What Is A Conversion?
Website landing pages have a simple goal, to convert a web visitor. Convert? “Convert in to what?”, you ask. No, we’re not talking about a religious conversion, nor making a Democrat into a Republican. Convert means to get a website visitor to take some action that we as marketers are eager for them to take.
Sure, in general, your entire website is supposed to do that right? But the beauty of a landing page is that it is a webpage where the only goal is to get an online visitor to take one action. We don’t want them relaxing and looking around. Maybe checking out our blog or About-Us page. No, we want them to take one specific step forward. That can be signing up for our newsletter, giving us their contact info, calling us on the phone or making a purchase.
Key To Creating Landing Pages That Convert
The key to good landing page design is to only have on this page content, images, whatever, that helps encourage the visitor to take that one action we want them to take. So no extra distractions that may take your visitor somewhere else instead of doing that one simple action.
I’ll give you an example from gambling. What is the goal of the casino? To get you to put your money down on that table. And once you’ve started to do that, to keep doing it for as long as possible. So you’ll notice there is almost never any clocks in casinos. Why? Obviously, they don’t want you to thinking about the time and how long you’ve been doing what they want you to do, which again is simple put more money down on their tables.
This is the foundation of website landing page development also. You won’t find a menu on a landing page. You won’t find a link to a blog post. Usually all you find is things that encourage you to type your email and then press some big, usually green or orange button, saying something like, “Yes, Let Me In!” or “Get Started Now” or “Add To Cart”. Or whatever target action the visitor is supposed to take.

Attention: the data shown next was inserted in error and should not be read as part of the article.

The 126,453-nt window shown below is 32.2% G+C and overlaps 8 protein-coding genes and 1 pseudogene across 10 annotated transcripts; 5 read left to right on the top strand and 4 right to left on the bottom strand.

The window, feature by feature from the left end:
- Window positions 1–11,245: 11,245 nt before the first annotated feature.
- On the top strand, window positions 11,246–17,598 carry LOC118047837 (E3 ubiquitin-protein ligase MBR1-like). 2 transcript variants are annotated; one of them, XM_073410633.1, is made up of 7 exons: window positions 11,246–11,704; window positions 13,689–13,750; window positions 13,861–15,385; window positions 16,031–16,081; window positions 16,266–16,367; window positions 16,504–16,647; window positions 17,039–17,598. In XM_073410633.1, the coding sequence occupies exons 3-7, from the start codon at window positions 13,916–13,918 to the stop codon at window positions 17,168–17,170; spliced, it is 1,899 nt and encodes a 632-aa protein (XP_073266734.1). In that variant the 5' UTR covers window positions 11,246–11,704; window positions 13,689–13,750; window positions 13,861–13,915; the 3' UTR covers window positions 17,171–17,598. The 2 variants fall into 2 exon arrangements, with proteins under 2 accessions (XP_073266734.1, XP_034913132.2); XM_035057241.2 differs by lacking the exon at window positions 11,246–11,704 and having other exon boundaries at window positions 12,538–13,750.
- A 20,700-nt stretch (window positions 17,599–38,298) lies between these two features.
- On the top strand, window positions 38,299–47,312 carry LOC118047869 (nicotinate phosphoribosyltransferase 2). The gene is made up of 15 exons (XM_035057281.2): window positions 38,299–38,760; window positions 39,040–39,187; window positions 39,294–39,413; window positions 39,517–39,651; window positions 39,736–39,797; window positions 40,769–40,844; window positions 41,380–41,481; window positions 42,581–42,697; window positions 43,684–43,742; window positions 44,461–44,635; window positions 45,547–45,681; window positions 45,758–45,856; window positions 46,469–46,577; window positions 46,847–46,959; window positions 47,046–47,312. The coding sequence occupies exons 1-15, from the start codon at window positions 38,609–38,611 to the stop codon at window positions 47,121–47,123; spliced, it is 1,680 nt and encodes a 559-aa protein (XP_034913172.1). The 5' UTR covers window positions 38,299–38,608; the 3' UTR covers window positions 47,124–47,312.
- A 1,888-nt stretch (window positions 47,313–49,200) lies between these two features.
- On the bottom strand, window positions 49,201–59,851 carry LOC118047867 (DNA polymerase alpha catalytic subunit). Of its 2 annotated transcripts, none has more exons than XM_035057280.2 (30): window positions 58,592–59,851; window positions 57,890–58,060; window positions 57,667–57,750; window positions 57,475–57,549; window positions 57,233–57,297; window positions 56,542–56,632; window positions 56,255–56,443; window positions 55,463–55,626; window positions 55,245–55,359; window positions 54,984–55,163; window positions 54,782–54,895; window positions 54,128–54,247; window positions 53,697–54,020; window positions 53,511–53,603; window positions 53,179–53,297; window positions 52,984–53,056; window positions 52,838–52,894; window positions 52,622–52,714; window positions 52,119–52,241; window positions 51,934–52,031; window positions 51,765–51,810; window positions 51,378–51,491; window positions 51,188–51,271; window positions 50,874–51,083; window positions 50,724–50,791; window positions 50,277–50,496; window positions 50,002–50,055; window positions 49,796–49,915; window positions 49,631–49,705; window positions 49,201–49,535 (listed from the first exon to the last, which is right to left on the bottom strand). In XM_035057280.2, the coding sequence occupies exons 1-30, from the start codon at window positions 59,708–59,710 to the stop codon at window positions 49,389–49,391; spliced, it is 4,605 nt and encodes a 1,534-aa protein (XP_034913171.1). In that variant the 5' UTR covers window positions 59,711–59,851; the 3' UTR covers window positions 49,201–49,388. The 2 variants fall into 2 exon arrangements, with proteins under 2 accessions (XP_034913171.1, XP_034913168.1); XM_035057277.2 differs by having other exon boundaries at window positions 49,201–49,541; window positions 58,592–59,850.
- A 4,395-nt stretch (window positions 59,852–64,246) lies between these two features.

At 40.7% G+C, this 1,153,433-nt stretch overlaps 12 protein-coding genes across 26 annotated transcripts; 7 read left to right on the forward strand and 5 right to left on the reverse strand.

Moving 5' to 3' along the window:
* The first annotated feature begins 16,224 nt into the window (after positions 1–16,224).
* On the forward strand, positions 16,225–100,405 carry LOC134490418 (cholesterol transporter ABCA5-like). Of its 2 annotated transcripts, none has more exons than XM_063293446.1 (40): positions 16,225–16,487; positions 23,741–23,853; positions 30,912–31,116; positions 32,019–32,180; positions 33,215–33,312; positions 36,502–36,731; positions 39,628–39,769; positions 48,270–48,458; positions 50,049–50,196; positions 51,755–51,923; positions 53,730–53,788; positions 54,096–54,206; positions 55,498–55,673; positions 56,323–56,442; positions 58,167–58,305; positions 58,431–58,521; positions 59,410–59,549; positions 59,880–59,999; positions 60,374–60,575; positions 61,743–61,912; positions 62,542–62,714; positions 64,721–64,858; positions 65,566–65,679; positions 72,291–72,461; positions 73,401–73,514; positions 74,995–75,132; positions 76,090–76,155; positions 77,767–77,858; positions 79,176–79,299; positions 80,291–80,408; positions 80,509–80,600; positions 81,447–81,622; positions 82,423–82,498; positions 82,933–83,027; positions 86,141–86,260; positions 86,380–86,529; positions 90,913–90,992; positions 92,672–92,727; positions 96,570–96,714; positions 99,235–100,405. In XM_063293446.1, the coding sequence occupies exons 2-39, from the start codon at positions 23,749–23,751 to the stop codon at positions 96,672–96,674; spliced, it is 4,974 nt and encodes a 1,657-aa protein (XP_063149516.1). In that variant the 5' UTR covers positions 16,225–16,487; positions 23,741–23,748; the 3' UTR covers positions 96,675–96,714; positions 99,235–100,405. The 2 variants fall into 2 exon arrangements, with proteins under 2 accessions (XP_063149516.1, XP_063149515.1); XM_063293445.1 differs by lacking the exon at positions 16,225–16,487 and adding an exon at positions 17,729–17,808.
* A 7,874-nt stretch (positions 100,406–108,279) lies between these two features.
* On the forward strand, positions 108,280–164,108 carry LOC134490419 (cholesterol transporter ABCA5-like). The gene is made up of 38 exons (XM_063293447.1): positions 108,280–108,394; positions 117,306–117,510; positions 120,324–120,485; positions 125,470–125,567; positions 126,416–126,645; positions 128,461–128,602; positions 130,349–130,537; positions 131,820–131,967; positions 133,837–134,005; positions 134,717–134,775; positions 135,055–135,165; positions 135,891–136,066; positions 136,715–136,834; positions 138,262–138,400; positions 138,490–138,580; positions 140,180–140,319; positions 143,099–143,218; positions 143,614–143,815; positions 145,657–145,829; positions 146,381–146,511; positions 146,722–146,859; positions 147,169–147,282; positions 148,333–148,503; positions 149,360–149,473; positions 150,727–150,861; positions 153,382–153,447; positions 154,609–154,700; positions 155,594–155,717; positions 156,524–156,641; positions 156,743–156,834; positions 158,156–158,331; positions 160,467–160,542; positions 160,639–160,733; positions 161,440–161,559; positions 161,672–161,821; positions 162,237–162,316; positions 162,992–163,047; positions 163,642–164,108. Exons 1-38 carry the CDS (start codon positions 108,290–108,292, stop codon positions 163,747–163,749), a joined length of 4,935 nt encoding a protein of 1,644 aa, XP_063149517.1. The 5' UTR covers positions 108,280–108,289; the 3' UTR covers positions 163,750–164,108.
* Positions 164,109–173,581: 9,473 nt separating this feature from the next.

How Converting Landing Pages Helps Your Bottom Line
Proper landing page design can boost your a conversion rate. This means people are much more likely to do what you’re trying to get them to do on the landing page. For example, a good redesign of a landing page can increase conversion by 20%, 50% or even 200% or more.
Let’s say you’re sending traffic to a landing page to collect email signups. Imagine you’re currently spending $100 to send 100 people to your landing page and on average 5 actually signup. Dividing the $100 you spent by the 5 signups you got, that means you’ve just paid $20 for each of those signups. Sounds pretty expensive to me, but of course I don’t know your business model.
But now let’s say you redesign your landing page so that of those same 100 visitors that you pay $100 for, you get 12 signups. Now you increased your signups by 140% for the same money. Instead of each new signup costing you $20, it now costs you only $8.33. That could very well be the difference between your business sinking or soaring.
Have I convinced you that making sure your landing page is done right is important? Good. But you might ask, “but what actually makes a good landing page?”. I’m glad you asked, because I’ve got you covered. Jump right over to my short short list of 6 Elements of Good Landing Page Design. Are these the only 6? No, of course not. But these 6 are some of the most important ones. Everyone likes a top 10 list, but hey, since these blog posts are free, I’m only giving you 6 - at least, for now.
Anyway, enjoy 6 Elements of Good Landing Page Design.